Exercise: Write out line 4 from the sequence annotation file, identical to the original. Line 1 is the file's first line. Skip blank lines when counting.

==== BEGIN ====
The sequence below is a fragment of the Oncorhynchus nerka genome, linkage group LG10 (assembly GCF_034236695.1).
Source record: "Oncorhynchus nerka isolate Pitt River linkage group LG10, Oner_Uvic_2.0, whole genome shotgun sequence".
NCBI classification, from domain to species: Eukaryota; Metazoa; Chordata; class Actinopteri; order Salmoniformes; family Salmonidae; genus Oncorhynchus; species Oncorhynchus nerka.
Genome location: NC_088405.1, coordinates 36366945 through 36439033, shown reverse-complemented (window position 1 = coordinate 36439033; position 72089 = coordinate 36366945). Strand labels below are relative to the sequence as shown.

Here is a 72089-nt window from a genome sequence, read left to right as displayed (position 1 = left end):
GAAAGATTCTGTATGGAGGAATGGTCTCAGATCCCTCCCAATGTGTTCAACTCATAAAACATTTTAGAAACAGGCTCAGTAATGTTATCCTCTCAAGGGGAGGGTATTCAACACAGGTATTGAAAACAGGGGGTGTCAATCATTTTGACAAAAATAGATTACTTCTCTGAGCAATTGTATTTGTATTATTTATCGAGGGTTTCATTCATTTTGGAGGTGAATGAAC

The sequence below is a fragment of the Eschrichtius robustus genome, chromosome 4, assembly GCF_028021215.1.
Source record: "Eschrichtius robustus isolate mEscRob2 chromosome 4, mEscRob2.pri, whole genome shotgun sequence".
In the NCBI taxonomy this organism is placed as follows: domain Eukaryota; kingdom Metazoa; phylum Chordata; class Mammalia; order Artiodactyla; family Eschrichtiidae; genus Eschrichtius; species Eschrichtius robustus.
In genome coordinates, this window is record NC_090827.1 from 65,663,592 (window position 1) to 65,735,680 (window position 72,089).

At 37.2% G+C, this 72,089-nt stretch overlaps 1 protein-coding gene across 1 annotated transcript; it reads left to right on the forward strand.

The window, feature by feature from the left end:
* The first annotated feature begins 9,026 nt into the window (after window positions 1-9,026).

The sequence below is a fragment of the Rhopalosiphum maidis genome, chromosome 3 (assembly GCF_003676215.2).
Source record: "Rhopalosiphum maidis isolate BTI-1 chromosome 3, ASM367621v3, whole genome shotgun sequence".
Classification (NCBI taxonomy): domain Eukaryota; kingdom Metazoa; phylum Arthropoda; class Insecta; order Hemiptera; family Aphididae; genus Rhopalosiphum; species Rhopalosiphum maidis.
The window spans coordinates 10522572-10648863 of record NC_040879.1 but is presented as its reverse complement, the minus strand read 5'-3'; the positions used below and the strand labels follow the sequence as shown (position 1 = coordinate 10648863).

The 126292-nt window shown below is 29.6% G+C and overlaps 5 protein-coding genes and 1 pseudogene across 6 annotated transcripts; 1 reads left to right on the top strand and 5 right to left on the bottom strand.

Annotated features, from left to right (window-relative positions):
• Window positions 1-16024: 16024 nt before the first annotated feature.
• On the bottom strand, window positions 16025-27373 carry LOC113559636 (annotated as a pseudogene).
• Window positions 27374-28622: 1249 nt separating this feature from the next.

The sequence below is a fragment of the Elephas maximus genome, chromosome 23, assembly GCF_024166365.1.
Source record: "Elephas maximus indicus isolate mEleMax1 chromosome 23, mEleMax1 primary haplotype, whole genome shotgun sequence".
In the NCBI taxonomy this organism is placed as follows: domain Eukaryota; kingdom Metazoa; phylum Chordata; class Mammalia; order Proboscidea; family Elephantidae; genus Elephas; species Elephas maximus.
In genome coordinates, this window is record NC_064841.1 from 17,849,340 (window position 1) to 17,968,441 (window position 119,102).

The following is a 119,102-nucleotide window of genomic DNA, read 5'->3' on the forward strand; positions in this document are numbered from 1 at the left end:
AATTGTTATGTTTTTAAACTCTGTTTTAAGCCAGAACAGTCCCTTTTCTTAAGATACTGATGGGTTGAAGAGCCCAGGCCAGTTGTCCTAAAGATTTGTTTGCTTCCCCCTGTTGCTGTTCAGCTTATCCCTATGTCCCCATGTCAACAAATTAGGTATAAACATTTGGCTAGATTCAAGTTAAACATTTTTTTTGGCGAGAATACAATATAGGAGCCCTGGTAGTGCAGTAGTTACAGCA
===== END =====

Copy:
Genome location: NC_088405.1, coordinates 36366945 through 36439033, shown reverse-complemented (window position 1 = coordinate 36439033; position 72089 = coordinate 36366945). Strand labels below are relative to the sequence as shown.